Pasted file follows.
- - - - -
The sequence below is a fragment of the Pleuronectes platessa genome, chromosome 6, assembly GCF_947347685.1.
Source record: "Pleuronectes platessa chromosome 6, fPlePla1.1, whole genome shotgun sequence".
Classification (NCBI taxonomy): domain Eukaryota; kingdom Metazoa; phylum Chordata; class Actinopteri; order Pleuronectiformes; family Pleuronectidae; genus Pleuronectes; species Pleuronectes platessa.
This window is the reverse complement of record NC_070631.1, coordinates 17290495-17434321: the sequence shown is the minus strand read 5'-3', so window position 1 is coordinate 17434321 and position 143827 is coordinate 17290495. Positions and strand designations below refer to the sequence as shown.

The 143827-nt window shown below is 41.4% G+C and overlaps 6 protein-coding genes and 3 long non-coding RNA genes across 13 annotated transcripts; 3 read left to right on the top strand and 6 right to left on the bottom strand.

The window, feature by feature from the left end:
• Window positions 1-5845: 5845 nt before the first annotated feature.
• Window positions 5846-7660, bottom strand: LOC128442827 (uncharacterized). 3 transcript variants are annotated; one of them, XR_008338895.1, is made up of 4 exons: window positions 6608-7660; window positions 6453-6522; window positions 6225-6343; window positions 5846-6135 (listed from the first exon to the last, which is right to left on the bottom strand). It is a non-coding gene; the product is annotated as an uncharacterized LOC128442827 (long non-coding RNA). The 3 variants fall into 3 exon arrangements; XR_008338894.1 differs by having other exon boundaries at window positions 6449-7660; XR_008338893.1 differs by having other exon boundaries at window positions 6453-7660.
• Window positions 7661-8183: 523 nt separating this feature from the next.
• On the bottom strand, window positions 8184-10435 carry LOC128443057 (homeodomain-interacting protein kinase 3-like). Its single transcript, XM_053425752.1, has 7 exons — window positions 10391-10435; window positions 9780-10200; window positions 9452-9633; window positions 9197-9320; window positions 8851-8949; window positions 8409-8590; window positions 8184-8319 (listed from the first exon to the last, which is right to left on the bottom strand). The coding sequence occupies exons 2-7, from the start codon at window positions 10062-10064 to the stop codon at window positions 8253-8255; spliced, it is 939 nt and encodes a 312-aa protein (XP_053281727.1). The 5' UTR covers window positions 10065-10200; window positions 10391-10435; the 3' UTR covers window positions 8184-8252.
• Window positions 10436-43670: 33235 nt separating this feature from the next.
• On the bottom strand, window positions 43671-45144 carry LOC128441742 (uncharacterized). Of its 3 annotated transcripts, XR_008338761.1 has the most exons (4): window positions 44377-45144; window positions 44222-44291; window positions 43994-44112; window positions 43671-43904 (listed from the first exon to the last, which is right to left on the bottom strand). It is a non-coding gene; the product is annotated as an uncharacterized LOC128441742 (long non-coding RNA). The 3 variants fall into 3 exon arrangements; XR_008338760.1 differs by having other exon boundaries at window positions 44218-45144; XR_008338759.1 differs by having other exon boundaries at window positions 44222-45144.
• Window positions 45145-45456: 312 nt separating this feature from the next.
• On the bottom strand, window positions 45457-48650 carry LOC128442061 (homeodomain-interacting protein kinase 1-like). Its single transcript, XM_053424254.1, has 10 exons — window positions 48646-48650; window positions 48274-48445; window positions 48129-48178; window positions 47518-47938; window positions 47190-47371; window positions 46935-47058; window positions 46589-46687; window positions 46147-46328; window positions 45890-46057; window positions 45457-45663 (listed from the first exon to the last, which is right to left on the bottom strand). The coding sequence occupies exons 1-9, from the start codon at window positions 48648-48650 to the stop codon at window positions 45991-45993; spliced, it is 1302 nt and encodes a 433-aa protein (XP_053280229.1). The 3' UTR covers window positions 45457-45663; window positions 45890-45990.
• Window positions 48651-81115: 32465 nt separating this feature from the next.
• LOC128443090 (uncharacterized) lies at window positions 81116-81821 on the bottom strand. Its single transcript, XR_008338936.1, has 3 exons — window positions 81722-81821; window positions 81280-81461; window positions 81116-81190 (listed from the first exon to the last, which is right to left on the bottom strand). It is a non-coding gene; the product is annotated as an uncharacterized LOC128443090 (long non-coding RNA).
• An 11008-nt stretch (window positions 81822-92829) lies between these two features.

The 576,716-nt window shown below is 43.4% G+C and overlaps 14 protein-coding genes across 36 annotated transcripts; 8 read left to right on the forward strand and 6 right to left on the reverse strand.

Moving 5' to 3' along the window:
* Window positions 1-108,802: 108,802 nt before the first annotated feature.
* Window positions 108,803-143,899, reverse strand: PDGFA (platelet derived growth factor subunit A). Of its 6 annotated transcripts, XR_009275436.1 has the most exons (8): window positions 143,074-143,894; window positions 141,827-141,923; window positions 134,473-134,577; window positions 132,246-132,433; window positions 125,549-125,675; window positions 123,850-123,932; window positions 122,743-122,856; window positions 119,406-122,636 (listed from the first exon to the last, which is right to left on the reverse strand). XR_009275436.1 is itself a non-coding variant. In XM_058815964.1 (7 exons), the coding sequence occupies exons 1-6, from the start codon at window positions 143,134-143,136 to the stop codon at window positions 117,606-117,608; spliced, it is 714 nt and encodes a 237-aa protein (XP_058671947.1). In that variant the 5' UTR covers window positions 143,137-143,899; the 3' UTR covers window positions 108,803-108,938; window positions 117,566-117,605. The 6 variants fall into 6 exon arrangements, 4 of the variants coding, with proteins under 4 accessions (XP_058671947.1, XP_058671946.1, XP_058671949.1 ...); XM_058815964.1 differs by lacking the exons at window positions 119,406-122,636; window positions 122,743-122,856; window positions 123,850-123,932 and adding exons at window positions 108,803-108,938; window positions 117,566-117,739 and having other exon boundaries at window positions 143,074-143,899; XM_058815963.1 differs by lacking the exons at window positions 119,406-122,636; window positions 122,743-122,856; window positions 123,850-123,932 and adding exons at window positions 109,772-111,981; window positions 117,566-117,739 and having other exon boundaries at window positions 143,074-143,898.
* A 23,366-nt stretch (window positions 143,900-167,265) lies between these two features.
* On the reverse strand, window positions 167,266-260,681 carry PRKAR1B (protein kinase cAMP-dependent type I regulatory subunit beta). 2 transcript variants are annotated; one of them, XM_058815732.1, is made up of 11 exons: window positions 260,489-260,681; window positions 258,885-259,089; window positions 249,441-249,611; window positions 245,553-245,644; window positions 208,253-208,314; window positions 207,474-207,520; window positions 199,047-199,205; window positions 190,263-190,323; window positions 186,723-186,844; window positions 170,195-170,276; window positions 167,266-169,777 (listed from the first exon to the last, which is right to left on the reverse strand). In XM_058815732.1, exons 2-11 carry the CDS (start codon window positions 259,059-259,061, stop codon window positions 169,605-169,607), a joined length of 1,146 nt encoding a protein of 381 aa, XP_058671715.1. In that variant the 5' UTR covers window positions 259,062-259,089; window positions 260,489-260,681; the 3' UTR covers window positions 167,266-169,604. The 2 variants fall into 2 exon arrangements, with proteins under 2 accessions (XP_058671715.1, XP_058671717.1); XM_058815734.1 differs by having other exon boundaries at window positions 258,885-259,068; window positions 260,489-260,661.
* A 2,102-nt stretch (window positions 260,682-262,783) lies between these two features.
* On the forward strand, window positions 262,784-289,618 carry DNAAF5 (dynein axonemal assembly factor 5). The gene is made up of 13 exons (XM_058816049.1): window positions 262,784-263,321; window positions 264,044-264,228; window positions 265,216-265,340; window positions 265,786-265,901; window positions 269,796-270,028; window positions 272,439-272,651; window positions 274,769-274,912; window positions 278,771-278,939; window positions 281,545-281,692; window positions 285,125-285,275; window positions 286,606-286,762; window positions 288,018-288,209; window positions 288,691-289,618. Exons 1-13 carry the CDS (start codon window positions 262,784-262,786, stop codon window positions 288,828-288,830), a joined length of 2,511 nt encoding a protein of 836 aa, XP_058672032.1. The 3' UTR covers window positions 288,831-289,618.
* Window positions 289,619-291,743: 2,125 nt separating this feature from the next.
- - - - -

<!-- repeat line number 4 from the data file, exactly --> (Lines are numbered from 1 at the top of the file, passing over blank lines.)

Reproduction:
This window is the reverse complement of record NC_070631.1, coordinates 17290495-17434321: the sequence shown is the minus strand read 5'-3', so window position 1 is coordinate 17434321 and position 143827 is coordinate 17290495. Positions and strand designations below refer to the sequence as shown.